The son of a Pakistani bus driver, Sadiq Khan was confirmed as London’s new mayor on Saturday after a bruising election campaign.
Point of view
I am so proud that London has today chosen hope over fear and unity over division
Khan, 45, will be the first Muslim to lead a major western capital.
His election secured a much-needed win for his opposition Labour Party amid mixed results in local elections and saw off a Conservative rival who attempted to link Khan to extremism.
“This election was not without controversy and I am so proud that London has today chosen hope over fear and unity over division,” Khan said in his acceptance speech.
“Fear does not make us safer. It only makes us weaker. And the politics of fear is simply not welcome in our city.”
The mayoral vote pitted Khan, who grew up in public housing in inner city London, against Conservative Zac Goldsmith, 41, the son of a billionaire financier.
Khan held his lead in the opinion polls, despite accusations by Goldsmith that he had shared platforms with radical Muslim speakers and given “oxygen” to extremists.
Khan, a former human rights lawyer, says he has fought extremism all his life and that he regrets sharing a stage with speakers who held “abhorrent” views. The Labour Party accused Goldsmith and the ruling Conservative Party of a smear campaign.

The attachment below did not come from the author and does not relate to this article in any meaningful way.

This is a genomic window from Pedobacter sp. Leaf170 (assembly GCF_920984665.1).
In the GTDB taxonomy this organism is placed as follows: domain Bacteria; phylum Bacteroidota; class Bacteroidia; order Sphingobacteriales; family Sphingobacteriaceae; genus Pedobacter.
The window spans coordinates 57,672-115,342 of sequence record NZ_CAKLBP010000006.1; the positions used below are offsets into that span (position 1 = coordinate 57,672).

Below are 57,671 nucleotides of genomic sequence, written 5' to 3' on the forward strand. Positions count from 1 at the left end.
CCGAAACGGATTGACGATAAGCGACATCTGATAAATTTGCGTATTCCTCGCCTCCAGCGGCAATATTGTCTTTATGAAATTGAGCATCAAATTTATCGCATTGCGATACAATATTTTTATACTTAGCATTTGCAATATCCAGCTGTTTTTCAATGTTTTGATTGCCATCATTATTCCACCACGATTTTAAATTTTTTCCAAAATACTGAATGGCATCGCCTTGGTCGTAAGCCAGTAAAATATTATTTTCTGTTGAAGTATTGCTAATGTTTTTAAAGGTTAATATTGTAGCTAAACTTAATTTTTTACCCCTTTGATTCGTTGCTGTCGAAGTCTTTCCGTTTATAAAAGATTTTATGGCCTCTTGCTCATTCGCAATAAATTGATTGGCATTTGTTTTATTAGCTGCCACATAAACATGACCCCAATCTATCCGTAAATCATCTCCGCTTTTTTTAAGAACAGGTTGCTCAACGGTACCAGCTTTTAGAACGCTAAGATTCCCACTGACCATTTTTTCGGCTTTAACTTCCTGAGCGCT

Even Goldsmith’s sister Jemima appeared to disapprove of his campaign, once the results were announced.
Zac Goldsmith's sister just publicly condemned her brother's mayoral campaign https://t.co/3pWKrMnRDx— The Independent (@Independent) 6 mai 2016
Goldsmith insisted he had raised legitimate questions over his opponent’s judgement.
In a long-delayed result, Khan’s win was confirmed shortly after midnight on Saturday inside London’s futuristic glass and steel city hall. His 13.6 percent margin of victory over Goldsmith was the widest in a London mayoral election in 16 years.
It goes some way to soothing the wounds of leader Jeremy Corbyn’s opposition Labour Party which suffered losses in other local elections this week.
Plaudits for Khan flooded in from as far afield as New York, whose mayor Bill de Blasio said on Twitter: “Sending congratulations to London’s new mayor and fellow affordable housing advocate, @SadiqKhan.”
Sending congratulations to London's new Mayor and fellow affordable housing advocate, @SadiqKhan. Look forward to working together!— Bill de Blasio (@BilldeBlasio) 6 mai 2016
Labour MP Khan replaces the flamboyant Conservative Boris Johnson, who ran the city of 8.6 million people for eight years.
Elsewhere, in elections for the devolved Scottish parliament, Labour lost a string of seats, ending up in third place behind Britain’s ruling Conservatives in what was once a traditional Labour heartland.
Prime Minister David Cameron hailed an historic result for his Tories.
But the real winners north of the border were Nicola Sturgeon’s SNP Scottish Nationalists, celebrating a third successive election victory, albeit just short of an overall majority. They will now form a minority government.